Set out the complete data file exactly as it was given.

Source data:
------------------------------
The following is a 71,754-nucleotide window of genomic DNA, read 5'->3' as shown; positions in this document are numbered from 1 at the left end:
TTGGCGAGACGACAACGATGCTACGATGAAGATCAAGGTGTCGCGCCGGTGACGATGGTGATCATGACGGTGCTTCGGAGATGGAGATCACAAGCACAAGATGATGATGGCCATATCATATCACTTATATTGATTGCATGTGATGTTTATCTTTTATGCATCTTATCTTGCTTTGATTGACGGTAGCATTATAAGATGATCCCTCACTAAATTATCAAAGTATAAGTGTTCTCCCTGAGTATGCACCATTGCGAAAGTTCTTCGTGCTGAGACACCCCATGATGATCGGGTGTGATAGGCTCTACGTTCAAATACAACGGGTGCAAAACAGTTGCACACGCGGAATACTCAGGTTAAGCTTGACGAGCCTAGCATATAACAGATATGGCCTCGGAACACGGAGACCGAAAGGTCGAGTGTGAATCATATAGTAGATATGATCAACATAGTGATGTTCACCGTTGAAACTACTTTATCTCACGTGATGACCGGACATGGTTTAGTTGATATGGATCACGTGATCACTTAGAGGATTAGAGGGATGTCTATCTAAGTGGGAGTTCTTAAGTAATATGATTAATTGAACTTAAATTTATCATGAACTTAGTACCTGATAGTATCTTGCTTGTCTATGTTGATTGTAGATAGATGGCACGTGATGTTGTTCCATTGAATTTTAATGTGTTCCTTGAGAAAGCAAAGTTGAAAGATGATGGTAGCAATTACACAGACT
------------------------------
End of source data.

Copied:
The following is a 71,754-nucleotide window of genomic DNA, read 5'->3' as shown; positions in this document are numbered from 1 at the left end:
TTGGCGAGACGACAACGATGCTACGATGAAGATCAAGGTGTCGCGCCGGTGACGATGGTGATCATGACGGTGCTTCGGAGATGGAGATCACAAGCACAAGATGATGATGGCCATATCATATCACTTATATTGATTGCATGTGATGTTTATCTTTTATGCATCTTATCTTGCTTTGATTGACGGTAGCATTATAAGATGATCCCTCACTAAATTATCAAAGTATAAGTGTTCTCCCTGAGTATGCACCATTGCGAAAGTTCTTCGTGCTGAGACACCCCATGATGATCGGGTGTGATAGGCTCTACGTTCAAATACAACGGGTGCAAAACAGTTGCACACGCGGAATACTCAGGTTAAGCTTGACGAGCCTAGCATATAACAGATATGGCCTCGGAACACGGAGACCGAAAGGTCGAGTGTGAATCATATAGTAGATATGATCAACATAGTGATGTTCACCGTTGAAACTACTTTATCTCACGTGATGACCGGACATGGTTTAGTTGATATGGATCACGTGATCACTTAGAGGATTAGAGGGATGTCTATCTAAGTGGGAGTTCTTAAGTAATATGATTAATTGAACTTAAATTTATCATGAACTTAGTACCTGATAGTATCTTGCTTGTCTATGTTGATTGTAGATAGATGGCACGTGATGTTGTTCCATTGAATTTTAATGTGTTCCTTGAGAAAGCAAAGTTGAAAGATGATGGTAGCAATTACACAGACT